The concentration and class of immunoglobulins in the colostrum and milk reflect the route and origin of the immunoglobulins. The very high levels of IgG1 is because this immunoglobulin is being selectively transported into the milk fluid in the cow, while the presence of the immunoglobulins IgA and IgM is due to active transport from local synthesis in the udder (Larson et al., 1980). High quality colostrum is defined by having an IgG concentration higher than 50 g/L (McGuirk & Collins, 2004).


The immunoglobulin content and composition in colostrum is influenced by a number of factors, such as breed, herd, age of dam, season of calving, nutrition in the parturition period, volume of colostrum produced, time of collection, vaccination of the dam, feed, number calf and number of lactation (Weaver et al., 2000; Kelly, 2003; Godden, 2008).


Immune-regulating and anti-inflammatory factors

The contents in bovine colostrum belong to both the innate and the adaptive immune system. The innate immune system is the first line of defense and protects against enteric infectious pathogens by detecting and eliminating them through a complex interaction between cellular and molecular processes. Later, the adaptive immune system takes over by a response mediated through T and B cells relying on memory to quickly respond to threats to which it has previously been disposed (Stelwagen et al., 2009).


Immunoglobulins are the main component in the adaptive immune system, but bovine colostrum contains a wide range of other immune-regulating factors that are important for the maturation of the immune system in the calf (Kehoe et al., 2007; Rathe et al., 2014). Trypsin inhibitor is a protease that protects IgGs and other bioactive proteins against degradation in the intestine. It is present in bovine colostrum in concentrations nearly 100 times higher than in mature milk (Godden, 2008). A wide variety of components linked to the innate immune system have been identified in bovine colostrum, such as cytokines, maternal leukocytes, oligosaccharides, gangliosides, proteins and peptides and many more (Stelwagen et al., 2009).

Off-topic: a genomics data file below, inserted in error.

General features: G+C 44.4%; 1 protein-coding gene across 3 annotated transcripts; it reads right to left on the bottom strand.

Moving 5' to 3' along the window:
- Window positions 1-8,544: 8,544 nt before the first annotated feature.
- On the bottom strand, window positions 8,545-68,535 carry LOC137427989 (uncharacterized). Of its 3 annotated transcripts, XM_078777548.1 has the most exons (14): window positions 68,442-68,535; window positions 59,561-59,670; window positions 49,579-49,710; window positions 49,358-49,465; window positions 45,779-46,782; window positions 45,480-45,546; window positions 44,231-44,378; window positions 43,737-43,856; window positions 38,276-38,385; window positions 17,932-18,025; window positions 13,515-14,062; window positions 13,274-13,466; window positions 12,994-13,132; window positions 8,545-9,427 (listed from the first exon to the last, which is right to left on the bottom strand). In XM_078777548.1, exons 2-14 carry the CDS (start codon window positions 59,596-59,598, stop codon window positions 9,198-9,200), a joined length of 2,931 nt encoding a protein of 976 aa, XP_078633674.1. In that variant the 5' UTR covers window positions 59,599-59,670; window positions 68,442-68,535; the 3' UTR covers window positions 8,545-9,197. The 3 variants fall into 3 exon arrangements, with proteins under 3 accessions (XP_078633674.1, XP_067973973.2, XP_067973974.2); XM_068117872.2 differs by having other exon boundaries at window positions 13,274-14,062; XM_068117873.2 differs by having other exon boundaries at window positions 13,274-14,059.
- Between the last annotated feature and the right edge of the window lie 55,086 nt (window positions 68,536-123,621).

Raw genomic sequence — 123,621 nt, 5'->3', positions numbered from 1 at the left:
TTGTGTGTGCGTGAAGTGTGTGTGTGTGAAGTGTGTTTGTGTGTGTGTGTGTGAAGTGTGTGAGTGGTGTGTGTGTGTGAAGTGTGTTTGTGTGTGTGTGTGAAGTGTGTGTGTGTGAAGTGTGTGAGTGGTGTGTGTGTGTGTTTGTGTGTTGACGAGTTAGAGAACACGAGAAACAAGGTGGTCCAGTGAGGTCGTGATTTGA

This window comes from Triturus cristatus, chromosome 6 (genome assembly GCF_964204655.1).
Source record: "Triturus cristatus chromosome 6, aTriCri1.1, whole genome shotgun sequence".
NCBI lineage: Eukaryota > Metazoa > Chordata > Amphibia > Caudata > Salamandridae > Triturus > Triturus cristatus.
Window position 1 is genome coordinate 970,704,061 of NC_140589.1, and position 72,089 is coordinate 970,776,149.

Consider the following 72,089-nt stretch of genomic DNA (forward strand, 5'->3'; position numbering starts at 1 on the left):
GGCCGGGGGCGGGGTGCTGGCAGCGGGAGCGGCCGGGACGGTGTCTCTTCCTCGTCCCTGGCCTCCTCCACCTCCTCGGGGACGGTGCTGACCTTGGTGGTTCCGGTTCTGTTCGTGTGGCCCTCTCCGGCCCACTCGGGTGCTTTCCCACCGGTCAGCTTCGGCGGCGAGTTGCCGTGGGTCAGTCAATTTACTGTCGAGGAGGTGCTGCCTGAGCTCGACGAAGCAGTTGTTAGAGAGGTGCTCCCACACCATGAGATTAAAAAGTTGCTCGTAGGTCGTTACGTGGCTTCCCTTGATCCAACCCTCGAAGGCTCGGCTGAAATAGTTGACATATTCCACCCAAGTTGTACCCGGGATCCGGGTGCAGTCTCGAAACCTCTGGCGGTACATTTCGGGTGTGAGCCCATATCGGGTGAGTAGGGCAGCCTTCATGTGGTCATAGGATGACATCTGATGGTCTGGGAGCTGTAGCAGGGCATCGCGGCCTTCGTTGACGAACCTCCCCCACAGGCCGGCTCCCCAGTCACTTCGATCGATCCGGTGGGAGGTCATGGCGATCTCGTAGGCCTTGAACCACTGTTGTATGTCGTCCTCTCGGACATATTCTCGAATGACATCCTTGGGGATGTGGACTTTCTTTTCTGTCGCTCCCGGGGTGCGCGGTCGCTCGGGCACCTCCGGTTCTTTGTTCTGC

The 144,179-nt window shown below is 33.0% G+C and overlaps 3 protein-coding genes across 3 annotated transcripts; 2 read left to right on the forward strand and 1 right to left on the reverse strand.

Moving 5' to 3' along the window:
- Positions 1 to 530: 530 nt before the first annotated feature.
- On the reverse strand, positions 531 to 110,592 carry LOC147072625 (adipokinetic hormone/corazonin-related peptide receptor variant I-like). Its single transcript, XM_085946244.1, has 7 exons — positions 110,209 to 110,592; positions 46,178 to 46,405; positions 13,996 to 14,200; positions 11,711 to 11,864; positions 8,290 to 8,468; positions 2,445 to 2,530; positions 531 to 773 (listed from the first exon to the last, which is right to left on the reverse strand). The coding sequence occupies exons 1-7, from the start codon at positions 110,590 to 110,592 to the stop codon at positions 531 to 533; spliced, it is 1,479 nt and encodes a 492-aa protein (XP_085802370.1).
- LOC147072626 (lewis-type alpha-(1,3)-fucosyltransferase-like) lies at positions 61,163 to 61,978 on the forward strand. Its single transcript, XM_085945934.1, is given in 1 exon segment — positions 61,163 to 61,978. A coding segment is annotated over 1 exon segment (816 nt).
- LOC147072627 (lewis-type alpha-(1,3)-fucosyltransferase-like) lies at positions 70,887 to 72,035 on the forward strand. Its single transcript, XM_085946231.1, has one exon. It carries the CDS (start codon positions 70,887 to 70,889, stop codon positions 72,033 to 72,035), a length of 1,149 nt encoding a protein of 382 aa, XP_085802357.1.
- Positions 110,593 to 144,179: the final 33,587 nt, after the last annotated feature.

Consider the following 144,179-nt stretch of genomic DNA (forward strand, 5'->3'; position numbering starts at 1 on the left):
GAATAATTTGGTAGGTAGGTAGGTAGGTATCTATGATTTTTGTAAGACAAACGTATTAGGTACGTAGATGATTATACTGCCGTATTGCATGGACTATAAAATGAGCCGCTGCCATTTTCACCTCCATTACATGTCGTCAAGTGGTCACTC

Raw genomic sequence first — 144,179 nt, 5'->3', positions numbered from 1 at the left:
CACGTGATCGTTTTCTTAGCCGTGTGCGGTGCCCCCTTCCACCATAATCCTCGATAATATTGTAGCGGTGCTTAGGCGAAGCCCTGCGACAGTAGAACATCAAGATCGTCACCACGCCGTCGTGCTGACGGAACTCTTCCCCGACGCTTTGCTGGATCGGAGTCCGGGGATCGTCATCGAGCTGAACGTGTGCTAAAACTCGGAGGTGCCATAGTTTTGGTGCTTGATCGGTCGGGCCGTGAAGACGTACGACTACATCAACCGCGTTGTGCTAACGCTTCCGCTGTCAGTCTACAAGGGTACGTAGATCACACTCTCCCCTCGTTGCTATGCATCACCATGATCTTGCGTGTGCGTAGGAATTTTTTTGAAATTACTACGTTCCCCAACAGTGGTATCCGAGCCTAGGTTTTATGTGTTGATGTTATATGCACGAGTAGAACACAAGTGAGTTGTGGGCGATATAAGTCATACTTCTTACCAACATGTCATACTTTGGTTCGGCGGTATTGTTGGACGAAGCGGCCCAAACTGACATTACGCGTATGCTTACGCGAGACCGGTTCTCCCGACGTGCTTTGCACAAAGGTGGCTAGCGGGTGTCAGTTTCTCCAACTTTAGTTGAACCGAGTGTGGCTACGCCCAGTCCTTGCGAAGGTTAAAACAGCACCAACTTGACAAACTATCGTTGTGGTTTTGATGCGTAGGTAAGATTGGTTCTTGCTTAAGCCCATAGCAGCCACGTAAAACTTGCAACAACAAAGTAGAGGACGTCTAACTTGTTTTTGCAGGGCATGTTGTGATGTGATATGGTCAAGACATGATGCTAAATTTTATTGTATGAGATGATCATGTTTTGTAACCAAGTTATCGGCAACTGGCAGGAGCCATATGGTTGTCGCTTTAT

Cytokines are small hormone-like proteins that are involved in cell signaling, pathogen recognition and immune cell recruitment in the immune system. They regulate the development and expression of a broad array of immune responses against a variety of enteric pathogens, as they are the critical determinants of which types of immune cells that are needed to regulate and participate in both innate and adaptive immune responses. As such, they act both in local environments, but also in a systemic manner. Cytokines are also themselves directly antimicrobial (Banyer et al., 2000; Mookherjee and Hancock, 2007). Cytokines include interleukins (e.g., IL-1β, IL-2, IL-6, IL-7, IL-8, IL-10, IL-11, IL-12, IL-17), tumor necrosis factor (TNF-α), interferon (INF-γ) and other compounds that contribute to control of infections and inflammations (Wheeler et al., 2007; Rathe et al., 2014).